Sustainability | Blog

Living Car(e) Free

My wife and I live in the south end of Holbeck, and have done so ever since we got married a little over 2 years ago. Quite a few of our family and friends had warned us against staying in this part of Leeds due to the high crime rates but we figured it would be worth the risk while we save up for a house of our own. Our little flat was relatively close to town and about a 30-minute bus ride for me to get to work.

Living Care Free

Despite our proximity to town, we were very dependent on our car, a little Mitsubishi Colt. My wife dreaded taking the train as it cost significantly more and added around an hour to her daily commute, when compared to driving. We also saw it as essential for our weekly groceries, trips to the gym and weekend trips out of town. I eventually started cycling to work, cutting my commute time in half. I bought a bike for my wife but she only used it on the rarest of occasions. Two full years in this obscure part of Leeds had been without incident so we attributed the cautioning we received to paranoia. And then earlier this year, this happened….

Car

A random act of vandalism. At the time, we were both shocked and dismayed as anyone would be. It was my wife’s first car that we had picked it out together, shared many memories in and could not imagine our lives without it. It did not help our emotional state that we, just a few months prior to the incident, spent a couple of grand fixing the car up. We had no clue how to live without a car. 

A random act of vandalism. At the time, we were both shocked and dismayed as anyone would be. It was my wife’s first car that we had picked it out together, shared many memories in and could not imagine our lives without it. It did not help our emotional state that we, just a few months prior to the incident, spent a couple of grand fixing the car up. We had no clue how to live without a car. 

I almost immediately started looking for a possible replacement vehicle. I come from Malaysia where the brand and quantity of vehicles a household has is considered a status symbol. As you can imagine, I grew up as a bit of a petrol head and no detail was too tiny when shopping for a new car. I was constantly trying to find a balance between engine performance and fuel efficiency, insurance and maintenance costs, new or old. Much to the annoyance of my wife, who in the meantime had no choice but to endure the dreaded rail commute.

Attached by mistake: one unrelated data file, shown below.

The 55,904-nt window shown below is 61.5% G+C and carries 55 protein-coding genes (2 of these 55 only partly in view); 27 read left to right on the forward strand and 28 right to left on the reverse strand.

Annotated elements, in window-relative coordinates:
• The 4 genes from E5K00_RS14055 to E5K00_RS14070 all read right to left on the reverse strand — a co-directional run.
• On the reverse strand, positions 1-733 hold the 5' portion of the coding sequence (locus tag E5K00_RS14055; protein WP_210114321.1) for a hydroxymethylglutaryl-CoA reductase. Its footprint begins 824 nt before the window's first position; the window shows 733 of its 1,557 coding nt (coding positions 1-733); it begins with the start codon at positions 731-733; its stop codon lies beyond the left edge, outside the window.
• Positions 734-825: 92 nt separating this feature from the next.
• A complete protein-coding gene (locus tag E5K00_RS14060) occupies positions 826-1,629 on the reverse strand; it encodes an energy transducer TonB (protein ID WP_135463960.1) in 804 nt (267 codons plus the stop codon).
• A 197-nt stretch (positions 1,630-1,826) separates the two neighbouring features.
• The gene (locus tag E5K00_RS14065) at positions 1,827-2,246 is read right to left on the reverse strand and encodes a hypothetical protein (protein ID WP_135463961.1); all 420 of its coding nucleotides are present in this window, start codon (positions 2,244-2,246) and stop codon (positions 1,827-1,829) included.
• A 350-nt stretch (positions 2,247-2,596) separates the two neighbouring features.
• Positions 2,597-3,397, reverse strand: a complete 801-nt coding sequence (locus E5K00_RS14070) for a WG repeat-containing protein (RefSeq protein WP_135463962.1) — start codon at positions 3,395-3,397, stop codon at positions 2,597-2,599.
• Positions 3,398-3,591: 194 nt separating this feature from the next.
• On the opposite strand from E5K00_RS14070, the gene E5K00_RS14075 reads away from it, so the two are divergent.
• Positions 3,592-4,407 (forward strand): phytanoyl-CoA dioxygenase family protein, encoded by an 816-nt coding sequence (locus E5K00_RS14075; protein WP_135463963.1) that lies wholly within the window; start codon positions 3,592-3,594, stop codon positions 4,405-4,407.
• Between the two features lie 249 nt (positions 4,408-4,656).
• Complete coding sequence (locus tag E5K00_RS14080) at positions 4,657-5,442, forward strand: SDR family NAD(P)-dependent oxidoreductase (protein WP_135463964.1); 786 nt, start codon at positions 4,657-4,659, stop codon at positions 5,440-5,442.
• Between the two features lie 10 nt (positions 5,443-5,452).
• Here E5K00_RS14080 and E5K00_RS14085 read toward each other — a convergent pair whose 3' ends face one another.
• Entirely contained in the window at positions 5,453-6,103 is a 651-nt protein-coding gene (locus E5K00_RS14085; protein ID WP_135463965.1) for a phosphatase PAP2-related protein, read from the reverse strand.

It took about a month for our insurance company to pay out and I was no closer to narrowing down the choices. As the weeks rolled by, we not only started getting used to not having a car, we started seeing the benefits.
  • No car related costs like insurance, MOT, maintenance, fuel.  If my wife bought her tickets in advance, her commute was no more expensive than driving.
  • She could also sleep or read on her commute instead of concentrating on the road.
  • We started cycling into town, to the gym and to get groceries. This meant only buying things we needed and therefore reducing our waste.  
  • Weekend trips were done by train or bus, which meant less stress on the road and no need for a designated driver.
Don’t get me wrong, there are negatives. We do not have the freedom of movement we used to have and we are constantly at the mercy of trains and buses being on time. Plans also have to be made in advance to keep travel costs low. 

I was so engrossed into buying a replacement, I had not stopped to consider whether we needed to own a car at all. Turns out, we don’t. It’s been 6 months now and apart from having to occasionally justify not having a car to our parents we definitely enjoy living car(e) free. 

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